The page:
Clarifying the Circumstances
One big part of painting a picture for a tarot reading is developing the landscape and stage that everything plays out on. Context is a huge part of what shapes our lives - and sometimes, we need help understanding which pieces of it play a part in our question. Sometimes we even have trouble noticing these pieces. I’ve outlined a few examples of questions to ask regarding the context here:
- What do you have no control over?
- What is hidden?
- Who is involved?
- What do I need to know?
- How is your environment?
- Where can I find help?
- Where are opportunities?
- How am I approaching the problem?
- How do others perceive me?
- Where in the journey am I?
Targeting the Underlying Problem
While with some questions, the problems are obvious - but usually I’ve found throughout my own personal journey, that what is easy to articulate can be superficial - red herrings that keep you distracted from talking about the larger picture. Most of the time, the root cause of someone’s troubles are not an event, or an argument, or something external to themselves, but rather something that exists within - maybe a pattern, a coping mechanism, an inner trauma. An argument with a lover about who does the dishes can really be about feeling unable to communicate one’s needs. A few questions to try and tease these out are below.
- What is blocking me?
- What are the obstacles?
- What is my true wish?
- What is my ultimate goal?
- What would make me happy?
- What do I need to develop?
- What can I change?
- What are my strengths?
- What are my weaknesses?
- What is my biggest challenge?
Finding the Solution
Personally, tarot has never been a way to tell the future, but rather about being able to clarify and understand yourself well enough to take your future in your own hands. This part of the reading should focus on what you can do to take control of the problem. It’s all about developing a feeling of empowerment for yourself or who you’re reading for.
- What advice do I need?
- What can help me overcome?
- What can I do?
- Where is this leading to?
- How can I use opportunities?
- Where should I focus?
- What do I need to let go of?
- What do I need to learn?
Designing a Layout for your Tarot Spreads
Once you’ve pulled a few questions out for each section, you can now go ahead and think about the flow of the story - the order you want these answers to appear in, and generally how the story will look. Visually, you can lay out the cards in the shape of something that is related to the theme of the spread. A spread that asks about many decisions can be laid out like a cross, for example. The majority of the time, I like creating spreads that are symmetrical; personally I like creating a balance between positive and negative aspects of the question, and having that balance tends to give me a better reading.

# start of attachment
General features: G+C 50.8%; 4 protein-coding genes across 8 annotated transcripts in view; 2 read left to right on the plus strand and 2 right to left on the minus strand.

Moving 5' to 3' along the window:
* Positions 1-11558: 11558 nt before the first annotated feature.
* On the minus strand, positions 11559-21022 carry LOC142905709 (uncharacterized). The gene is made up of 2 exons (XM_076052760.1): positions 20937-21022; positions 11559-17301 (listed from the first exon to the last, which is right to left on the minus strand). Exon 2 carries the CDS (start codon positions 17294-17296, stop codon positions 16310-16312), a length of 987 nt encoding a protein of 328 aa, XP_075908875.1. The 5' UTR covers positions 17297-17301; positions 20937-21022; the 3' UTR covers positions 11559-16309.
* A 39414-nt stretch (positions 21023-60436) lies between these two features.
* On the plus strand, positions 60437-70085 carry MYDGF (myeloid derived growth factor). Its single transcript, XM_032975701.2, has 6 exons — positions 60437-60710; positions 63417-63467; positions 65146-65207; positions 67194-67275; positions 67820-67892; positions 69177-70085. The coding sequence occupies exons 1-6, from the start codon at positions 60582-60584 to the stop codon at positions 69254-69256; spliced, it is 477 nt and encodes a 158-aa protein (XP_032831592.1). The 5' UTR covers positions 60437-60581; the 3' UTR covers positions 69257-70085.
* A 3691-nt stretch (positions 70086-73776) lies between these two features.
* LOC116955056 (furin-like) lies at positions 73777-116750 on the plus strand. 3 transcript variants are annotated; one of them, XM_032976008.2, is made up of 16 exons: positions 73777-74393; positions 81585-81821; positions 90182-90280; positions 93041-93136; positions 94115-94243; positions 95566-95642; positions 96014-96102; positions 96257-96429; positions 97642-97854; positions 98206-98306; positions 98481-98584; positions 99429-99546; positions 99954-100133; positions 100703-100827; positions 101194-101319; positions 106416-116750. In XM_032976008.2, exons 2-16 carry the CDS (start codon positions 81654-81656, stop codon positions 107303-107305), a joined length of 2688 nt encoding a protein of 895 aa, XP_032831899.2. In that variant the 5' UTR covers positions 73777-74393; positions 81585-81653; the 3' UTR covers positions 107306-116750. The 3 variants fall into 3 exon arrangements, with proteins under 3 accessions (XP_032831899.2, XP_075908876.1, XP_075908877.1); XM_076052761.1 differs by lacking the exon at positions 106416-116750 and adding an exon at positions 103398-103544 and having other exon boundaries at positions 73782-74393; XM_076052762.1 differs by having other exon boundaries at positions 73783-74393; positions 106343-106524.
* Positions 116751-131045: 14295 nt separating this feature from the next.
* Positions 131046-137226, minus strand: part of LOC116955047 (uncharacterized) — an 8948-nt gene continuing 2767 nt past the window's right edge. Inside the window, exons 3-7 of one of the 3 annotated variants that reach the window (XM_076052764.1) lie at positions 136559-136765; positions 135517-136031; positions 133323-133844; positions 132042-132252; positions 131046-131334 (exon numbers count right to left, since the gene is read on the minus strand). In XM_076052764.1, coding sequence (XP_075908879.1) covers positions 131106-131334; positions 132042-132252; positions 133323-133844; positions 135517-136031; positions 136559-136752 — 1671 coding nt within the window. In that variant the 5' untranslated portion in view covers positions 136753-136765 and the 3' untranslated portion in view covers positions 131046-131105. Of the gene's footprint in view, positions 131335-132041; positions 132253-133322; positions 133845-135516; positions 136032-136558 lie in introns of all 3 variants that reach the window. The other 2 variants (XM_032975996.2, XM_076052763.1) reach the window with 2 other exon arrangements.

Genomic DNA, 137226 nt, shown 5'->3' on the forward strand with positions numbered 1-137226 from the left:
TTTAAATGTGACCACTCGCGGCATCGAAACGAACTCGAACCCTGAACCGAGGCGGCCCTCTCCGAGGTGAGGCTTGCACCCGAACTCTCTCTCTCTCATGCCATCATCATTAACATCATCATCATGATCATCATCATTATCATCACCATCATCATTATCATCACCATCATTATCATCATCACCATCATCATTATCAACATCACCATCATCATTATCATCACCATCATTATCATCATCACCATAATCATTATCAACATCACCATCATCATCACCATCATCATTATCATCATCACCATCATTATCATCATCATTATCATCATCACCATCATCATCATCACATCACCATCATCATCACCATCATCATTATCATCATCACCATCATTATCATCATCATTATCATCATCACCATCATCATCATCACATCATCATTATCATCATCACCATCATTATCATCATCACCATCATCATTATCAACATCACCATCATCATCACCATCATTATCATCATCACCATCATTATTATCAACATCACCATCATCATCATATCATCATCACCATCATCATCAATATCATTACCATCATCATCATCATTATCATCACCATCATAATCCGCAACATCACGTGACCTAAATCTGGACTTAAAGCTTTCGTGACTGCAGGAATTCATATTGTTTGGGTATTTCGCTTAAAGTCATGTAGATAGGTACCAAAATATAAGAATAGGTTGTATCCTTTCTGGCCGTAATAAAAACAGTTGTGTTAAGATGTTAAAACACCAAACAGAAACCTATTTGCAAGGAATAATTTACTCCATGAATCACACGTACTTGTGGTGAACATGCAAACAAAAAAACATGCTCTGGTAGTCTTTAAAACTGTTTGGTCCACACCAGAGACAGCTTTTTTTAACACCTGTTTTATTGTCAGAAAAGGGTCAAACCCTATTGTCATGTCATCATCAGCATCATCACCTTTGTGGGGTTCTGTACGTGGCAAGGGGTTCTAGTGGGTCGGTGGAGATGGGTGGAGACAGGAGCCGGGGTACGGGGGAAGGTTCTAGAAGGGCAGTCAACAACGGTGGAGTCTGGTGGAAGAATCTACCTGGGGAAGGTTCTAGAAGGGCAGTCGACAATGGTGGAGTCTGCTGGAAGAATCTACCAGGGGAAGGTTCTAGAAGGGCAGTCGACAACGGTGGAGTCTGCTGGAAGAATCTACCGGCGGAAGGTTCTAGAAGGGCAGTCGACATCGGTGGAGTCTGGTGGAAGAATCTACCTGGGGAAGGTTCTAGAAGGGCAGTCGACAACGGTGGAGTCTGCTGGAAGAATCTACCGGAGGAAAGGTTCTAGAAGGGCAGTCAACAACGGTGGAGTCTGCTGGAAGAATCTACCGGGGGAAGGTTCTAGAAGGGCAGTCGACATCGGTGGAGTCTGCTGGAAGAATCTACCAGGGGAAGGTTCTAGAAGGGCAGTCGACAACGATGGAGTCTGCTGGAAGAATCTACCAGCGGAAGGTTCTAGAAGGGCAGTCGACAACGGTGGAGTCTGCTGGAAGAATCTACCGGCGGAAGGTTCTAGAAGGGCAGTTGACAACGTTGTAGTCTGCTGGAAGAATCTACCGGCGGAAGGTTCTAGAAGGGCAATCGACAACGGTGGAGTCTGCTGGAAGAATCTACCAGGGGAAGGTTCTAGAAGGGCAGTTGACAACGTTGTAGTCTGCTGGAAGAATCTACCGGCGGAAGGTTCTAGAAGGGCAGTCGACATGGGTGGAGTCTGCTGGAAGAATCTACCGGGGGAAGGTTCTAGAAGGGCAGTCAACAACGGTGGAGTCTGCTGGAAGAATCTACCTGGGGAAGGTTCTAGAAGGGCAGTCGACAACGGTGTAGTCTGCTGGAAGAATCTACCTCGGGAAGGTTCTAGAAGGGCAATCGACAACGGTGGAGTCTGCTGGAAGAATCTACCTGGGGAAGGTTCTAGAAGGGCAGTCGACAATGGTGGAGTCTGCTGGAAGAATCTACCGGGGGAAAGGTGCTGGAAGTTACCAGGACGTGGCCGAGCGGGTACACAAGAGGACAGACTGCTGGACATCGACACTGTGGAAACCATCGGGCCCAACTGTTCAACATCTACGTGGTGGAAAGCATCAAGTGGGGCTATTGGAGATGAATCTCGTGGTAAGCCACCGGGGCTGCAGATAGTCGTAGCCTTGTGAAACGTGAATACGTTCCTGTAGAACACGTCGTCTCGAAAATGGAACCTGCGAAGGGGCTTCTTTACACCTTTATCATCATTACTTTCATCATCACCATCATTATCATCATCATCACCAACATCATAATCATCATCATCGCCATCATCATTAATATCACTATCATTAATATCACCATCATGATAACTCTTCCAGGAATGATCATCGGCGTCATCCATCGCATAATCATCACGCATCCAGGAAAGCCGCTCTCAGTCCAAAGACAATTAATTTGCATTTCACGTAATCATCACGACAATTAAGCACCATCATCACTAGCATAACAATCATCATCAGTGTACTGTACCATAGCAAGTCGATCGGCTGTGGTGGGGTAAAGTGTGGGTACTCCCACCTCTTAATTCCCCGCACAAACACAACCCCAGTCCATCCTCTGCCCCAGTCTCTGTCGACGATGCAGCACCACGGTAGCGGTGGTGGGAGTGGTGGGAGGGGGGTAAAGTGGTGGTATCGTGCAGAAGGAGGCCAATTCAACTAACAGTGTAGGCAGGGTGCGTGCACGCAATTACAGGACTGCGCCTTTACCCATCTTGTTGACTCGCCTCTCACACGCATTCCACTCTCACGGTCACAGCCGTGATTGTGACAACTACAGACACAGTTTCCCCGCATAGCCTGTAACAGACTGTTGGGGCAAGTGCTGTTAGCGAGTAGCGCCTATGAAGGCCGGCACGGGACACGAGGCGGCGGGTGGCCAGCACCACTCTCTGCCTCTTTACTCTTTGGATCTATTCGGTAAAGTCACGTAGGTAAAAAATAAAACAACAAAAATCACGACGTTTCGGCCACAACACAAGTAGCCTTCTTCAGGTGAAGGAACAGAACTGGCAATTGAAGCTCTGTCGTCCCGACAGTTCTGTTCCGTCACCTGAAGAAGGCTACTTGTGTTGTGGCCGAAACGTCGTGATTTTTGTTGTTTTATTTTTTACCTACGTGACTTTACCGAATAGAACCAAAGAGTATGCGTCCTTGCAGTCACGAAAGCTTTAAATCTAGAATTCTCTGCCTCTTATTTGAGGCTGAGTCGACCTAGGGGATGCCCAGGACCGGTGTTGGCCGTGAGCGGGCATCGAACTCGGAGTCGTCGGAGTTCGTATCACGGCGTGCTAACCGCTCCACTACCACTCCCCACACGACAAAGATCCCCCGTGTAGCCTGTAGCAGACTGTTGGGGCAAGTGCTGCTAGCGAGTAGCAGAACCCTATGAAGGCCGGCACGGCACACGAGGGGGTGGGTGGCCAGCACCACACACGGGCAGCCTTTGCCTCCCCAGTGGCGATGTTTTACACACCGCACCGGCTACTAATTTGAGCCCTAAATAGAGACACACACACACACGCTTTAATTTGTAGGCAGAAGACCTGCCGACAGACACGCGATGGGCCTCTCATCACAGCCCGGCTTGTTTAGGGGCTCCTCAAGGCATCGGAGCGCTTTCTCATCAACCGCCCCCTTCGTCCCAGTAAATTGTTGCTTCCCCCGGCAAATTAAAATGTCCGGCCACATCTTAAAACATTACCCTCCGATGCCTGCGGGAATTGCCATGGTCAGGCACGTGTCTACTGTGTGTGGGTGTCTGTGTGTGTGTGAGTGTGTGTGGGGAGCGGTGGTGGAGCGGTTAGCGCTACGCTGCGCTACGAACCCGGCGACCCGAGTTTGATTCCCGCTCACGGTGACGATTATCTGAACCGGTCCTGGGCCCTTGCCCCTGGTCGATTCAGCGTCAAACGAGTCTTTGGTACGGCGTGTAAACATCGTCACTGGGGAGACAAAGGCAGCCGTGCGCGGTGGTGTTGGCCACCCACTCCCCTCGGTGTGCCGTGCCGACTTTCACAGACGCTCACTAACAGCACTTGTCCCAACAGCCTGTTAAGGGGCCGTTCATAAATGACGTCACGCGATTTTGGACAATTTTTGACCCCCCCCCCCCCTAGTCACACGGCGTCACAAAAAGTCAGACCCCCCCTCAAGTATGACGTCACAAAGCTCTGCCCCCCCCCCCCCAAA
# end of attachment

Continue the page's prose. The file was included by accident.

One thing to note here though - the visual layout isn’t one that matters too much. If you’re doing this on the fly for someone else, even laying down the cards side by side shouldn’t be an issue. If you wanted to focus on something, it is more important to figure out the order in which you lay things down. Remember what we talked about earlier - it is the story you tell that matters, and usually stories are told by laying out the circumstances, developing the problem, and creating a resolution.
Take Your Tarot Spread for a Test Drive
Finally, to make sure it all flows to together, we get to the fun part! (Or the tedious part, if you’ve been working on the spread for a long time.) I’m a user experience designer by trade, so a huge part of that is doing user testing - which is just silly jargon for testing something you’ve designed on a real population to understand where it is working, and where it isn’t, and how you can improve it. With each new reading that you give with your spread, you’ll get more information, and more ideas about how to tweak it until you’ve got something you’re satisfied with.
So that’s it! I hope this has been helpful in you all creating your own spreads. If you have any questions at all, or even if you’ve got tarot spreads that you’ve created with this method, feel free to share it with us here in the comments below.